- Sensory changes:
- this usually is temporary, lasting several months, and diminishes spontaneously. Infrequently, residual sensory alterations persist (heightened or diminished sensitivity) around the areola and nipple.
- Thrombosed veins:
- this condition occasionally presents several weeks after breast augmentation. One (or more) vertically oriented 2cm to 5cm length(s) of vein below the breast may become thrombosed, tender, and may resemble a cord. It is also known as Mondor’s Cord Disease. No medical or surgical treatment is necessary as the condition heals on its own and causes no permanent damage.
- Galactorrhea/milk secretion :
- rare cases of unexplained postoperative hormonal stimulation and milk stimulation have been reported. The secreted milk may accumulate around the implant.
- very rare, has a specific treatment.
- Specific implant-related risks:
- wrinkling or rippling: breast implants are designed to be soft and flexible. Implant malleability permits undesirable creases and folds to form on the external implant envelope. In turn, these creases can form unnatural wrinkles and ripples that are visible on the surface of the breast.
- Rupture: synthetic prostheses designed for biological implantation all suffer the risk of failure. When a breast implant fails, its contents are spilled into the breast pocket. Rupture of saline implants results in resorption of the physiologic salt solution and loss of breast volume. In contrast, silicone gel cannot be absorbed by the human body. The gel of a ruptured implant will often remain in the soft confines of the breast pocket. Consequently, rupture of silicone gel-filled implants frequently go unnoticed and are coincidentally diagnosed during routine breast studies (i.e. mammography). Dr. Chen Lee recommends prompt exchange of implants once the diagnosis of rupture had been made.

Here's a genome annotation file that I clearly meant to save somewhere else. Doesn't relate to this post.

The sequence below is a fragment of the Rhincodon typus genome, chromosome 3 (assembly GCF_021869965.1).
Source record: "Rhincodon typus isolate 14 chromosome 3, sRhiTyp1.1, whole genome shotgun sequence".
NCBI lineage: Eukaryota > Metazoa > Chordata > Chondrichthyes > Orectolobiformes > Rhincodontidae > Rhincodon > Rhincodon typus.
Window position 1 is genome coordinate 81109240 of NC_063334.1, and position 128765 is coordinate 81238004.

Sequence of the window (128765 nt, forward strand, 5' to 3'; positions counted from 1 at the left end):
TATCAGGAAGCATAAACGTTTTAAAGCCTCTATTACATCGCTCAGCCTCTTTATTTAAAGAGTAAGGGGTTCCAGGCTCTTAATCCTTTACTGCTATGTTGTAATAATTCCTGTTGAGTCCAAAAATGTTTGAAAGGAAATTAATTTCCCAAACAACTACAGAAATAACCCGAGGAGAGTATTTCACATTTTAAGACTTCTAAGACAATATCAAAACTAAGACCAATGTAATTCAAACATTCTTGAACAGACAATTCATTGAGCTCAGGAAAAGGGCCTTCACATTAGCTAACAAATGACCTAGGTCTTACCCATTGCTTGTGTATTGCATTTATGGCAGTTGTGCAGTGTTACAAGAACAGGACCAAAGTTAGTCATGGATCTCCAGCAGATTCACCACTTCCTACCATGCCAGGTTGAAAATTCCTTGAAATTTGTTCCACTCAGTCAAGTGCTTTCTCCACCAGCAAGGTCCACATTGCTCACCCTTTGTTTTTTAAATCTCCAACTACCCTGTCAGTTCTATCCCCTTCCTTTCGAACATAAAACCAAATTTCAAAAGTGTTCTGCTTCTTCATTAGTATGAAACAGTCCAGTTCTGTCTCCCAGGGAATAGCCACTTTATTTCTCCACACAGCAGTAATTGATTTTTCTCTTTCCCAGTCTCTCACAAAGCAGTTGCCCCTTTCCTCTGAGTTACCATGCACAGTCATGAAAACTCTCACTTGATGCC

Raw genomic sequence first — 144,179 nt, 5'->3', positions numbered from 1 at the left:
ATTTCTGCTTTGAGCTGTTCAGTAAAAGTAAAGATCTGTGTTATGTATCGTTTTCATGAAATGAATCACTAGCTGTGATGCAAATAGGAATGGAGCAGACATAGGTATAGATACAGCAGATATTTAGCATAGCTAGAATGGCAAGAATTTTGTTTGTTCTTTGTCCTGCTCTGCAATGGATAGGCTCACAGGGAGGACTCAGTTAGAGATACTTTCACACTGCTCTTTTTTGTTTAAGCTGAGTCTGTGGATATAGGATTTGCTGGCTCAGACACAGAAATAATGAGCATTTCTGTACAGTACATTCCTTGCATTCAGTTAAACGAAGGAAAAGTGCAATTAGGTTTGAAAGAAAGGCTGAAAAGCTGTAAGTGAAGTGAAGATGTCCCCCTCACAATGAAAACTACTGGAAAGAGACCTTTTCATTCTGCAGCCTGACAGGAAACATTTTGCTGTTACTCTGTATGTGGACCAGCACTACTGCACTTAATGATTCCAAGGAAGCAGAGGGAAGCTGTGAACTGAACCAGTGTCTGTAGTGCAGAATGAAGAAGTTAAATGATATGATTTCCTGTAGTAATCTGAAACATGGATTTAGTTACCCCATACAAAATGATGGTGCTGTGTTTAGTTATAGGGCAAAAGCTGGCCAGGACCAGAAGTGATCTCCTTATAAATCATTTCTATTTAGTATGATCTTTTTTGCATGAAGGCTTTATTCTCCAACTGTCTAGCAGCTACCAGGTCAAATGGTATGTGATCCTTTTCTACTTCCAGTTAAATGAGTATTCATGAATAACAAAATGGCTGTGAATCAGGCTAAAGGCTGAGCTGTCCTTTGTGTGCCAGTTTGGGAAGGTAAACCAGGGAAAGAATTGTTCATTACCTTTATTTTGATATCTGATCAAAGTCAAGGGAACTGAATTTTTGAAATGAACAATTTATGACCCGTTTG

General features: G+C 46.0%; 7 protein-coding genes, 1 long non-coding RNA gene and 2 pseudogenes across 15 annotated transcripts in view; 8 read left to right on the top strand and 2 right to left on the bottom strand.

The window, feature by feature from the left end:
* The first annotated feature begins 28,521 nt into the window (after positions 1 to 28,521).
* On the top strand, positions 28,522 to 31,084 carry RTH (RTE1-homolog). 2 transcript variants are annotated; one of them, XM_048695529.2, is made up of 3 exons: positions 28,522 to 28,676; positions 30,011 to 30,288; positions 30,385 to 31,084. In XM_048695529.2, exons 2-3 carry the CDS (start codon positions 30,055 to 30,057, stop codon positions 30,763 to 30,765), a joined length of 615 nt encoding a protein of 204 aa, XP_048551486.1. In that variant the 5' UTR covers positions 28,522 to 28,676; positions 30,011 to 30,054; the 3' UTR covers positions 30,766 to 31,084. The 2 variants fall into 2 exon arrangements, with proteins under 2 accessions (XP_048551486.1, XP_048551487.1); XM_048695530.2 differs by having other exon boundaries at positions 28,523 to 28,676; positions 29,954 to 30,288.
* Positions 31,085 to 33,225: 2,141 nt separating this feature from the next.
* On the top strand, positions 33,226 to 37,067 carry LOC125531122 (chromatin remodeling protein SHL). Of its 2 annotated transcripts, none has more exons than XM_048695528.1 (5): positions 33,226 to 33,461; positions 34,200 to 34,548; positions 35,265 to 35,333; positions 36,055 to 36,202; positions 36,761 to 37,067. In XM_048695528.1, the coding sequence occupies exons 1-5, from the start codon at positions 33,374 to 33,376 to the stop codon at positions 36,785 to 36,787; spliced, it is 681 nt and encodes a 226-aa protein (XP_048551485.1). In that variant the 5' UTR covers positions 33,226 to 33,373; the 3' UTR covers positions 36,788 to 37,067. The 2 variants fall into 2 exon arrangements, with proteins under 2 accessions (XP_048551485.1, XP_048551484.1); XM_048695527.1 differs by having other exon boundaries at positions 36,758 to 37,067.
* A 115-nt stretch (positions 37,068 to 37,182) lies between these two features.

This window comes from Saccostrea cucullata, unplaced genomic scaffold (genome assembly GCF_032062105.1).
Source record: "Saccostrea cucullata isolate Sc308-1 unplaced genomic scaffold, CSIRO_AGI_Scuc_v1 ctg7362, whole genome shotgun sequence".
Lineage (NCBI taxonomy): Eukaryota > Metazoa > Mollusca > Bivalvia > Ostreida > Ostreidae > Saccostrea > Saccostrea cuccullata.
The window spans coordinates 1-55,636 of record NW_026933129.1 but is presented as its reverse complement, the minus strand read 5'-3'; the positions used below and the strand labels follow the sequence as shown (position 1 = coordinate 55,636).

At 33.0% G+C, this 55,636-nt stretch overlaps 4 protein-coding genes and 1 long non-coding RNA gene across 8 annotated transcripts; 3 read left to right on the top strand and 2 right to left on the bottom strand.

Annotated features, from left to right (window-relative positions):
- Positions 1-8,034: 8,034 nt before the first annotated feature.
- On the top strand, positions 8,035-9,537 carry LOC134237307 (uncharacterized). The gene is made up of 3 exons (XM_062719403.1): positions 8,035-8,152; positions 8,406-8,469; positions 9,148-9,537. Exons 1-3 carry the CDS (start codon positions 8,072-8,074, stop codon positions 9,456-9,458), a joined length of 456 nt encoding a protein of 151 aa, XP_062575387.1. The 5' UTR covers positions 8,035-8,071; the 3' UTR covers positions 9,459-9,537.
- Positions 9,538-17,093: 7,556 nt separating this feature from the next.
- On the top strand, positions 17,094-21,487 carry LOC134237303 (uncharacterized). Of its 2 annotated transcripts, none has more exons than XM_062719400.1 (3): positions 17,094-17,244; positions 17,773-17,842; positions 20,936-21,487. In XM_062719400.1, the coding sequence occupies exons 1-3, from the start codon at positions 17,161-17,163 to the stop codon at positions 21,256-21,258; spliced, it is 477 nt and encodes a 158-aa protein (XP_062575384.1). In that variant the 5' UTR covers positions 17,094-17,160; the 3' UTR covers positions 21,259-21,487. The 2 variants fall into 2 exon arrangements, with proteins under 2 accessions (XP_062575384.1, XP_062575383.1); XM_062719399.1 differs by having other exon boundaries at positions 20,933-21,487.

- Capsular Contracture: can follow infection or hematoma, but more often has no identifiable cause. Modern surgical techniques with meticulous attention to anti-bacterial detail have lowered the incidence and severity of capsular contracture following breast augmentation. Treatment of capsular contracture usually requires revisional surgery with possible implant exchange.
- improper positioning or secondary displacement of a breast implant is the prime cause malposition, Correction usually necessitates reoperation.
- rarely occurs. Rotation of an anatomical shaped implant is theoretically possible and may affect the aesthetic result.
- Deformation of the chest wall:
- arises from the imprint left in the chest wall by a hardened implant capsule severely affected by capsular contracture. Following removal of the offending hardened implant capsule, a residual chest wall deformity remains.
The risks associated with cosmetic breast augmentation are low and should not be overstated. Even seemingly simple surgeries have risks. During your consultation, Dr. Chen Lee will further elaborate on the risks and complications associated with breast augmentation.